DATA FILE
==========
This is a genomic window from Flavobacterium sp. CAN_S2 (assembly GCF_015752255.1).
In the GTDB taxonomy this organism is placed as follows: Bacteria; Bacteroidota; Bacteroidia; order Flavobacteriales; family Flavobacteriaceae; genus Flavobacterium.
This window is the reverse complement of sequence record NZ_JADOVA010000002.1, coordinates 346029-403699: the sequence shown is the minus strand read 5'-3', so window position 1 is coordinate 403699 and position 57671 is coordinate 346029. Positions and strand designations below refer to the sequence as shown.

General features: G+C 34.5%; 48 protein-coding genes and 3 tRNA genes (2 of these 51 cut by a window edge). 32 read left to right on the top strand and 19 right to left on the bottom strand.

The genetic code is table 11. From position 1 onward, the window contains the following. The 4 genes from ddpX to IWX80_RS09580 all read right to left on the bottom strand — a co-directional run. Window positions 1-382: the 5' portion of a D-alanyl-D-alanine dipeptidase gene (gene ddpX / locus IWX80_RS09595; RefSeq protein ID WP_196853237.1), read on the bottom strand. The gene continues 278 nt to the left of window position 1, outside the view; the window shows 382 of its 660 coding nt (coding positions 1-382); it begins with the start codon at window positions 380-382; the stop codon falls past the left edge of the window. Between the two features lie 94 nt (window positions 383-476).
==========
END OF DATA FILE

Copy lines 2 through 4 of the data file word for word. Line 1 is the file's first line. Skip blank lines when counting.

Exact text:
In the GTDB taxonomy this organism is placed as follows: Bacteria; Bacteroidota; Bacteroidia; order Flavobacteriales; family Flavobacteriaceae; genus Flavobacterium.
This window is the reverse complement of sequence record NZ_JADOVA010000002.1, coordinates 346029-403699: the sequence shown is the minus strand read 5'-3', so window position 1 is coordinate 403699 and position 57671 is coordinate 346029. Positions and strand designations below refer to the sequence as shown.

General features: G+C 34.5%; 48 protein-coding genes and 3 tRNA genes (2 of these 51 cut by a window edge). 32 read left to right on the top strand and 19 right to left on the bottom strand.